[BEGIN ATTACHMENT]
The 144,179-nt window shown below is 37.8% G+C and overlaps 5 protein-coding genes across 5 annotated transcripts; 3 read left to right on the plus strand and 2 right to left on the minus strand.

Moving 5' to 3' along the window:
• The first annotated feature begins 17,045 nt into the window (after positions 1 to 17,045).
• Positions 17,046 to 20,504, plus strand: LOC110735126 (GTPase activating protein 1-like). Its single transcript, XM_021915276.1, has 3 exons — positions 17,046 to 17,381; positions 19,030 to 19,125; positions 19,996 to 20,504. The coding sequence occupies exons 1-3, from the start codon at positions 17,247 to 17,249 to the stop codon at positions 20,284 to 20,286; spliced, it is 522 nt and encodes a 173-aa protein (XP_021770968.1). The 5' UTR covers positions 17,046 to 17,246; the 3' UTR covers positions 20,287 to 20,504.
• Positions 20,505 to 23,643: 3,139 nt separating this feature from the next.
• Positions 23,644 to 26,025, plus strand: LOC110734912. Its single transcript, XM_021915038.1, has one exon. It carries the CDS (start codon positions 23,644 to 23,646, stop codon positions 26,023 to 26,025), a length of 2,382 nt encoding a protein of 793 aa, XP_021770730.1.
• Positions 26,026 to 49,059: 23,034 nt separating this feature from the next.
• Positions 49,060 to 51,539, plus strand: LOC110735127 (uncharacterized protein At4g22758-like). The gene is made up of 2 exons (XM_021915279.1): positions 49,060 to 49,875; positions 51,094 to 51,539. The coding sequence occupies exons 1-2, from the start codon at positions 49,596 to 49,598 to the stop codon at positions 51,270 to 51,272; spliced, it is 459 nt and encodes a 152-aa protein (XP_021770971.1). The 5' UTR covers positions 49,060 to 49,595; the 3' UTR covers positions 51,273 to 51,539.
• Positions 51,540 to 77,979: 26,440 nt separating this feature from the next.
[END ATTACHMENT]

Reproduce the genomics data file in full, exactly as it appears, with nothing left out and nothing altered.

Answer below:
The 144,179-nt window shown below is 37.8% G+C and overlaps 5 protein-coding genes across 5 annotated transcripts; 3 read left to right on the plus strand and 2 right to left on the minus strand.

Moving 5' to 3' along the window:
• The first annotated feature begins 17,045 nt into the window (after positions 1 to 17,045).
• Positions 17,046 to 20,504, plus strand: LOC110735126 (GTPase activating protein 1-like). Its single transcript, XM_021915276.1, has 3 exons — positions 17,046 to 17,381; positions 19,030 to 19,125; positions 19,996 to 20,504. The coding sequence occupies exons 1-3, from the start codon at positions 17,247 to 17,249 to the stop codon at positions 20,284 to 20,286; spliced, it is 522 nt and encodes a 173-aa protein (XP_021770968.1). The 5' UTR covers positions 17,046 to 17,246; the 3' UTR covers positions 20,287 to 20,504.
• Positions 20,505 to 23,643: 3,139 nt separating this feature from the next.
• Positions 23,644 to 26,025, plus strand: LOC110734912. Its single transcript, XM_021915038.1, has one exon. It carries the CDS (start codon positions 23,644 to 23,646, stop codon positions 26,023 to 26,025), a length of 2,382 nt encoding a protein of 793 aa, XP_021770730.1.
• Positions 26,026 to 49,059: 23,034 nt separating this feature from the next.
• Positions 49,060 to 51,539, plus strand: LOC110735127 (uncharacterized protein At4g22758-like). The gene is made up of 2 exons (XM_021915279.1): positions 49,060 to 49,875; positions 51,094 to 51,539. The coding sequence occupies exons 1-2, from the start codon at positions 49,596 to 49,598 to the stop codon at positions 51,270 to 51,272; spliced, it is 459 nt and encodes a 152-aa protein (XP_021770971.1). The 5' UTR covers positions 49,060 to 49,595; the 3' UTR covers positions 51,273 to 51,539.
• Positions 51,540 to 77,979: 26,440 nt separating this feature from the next.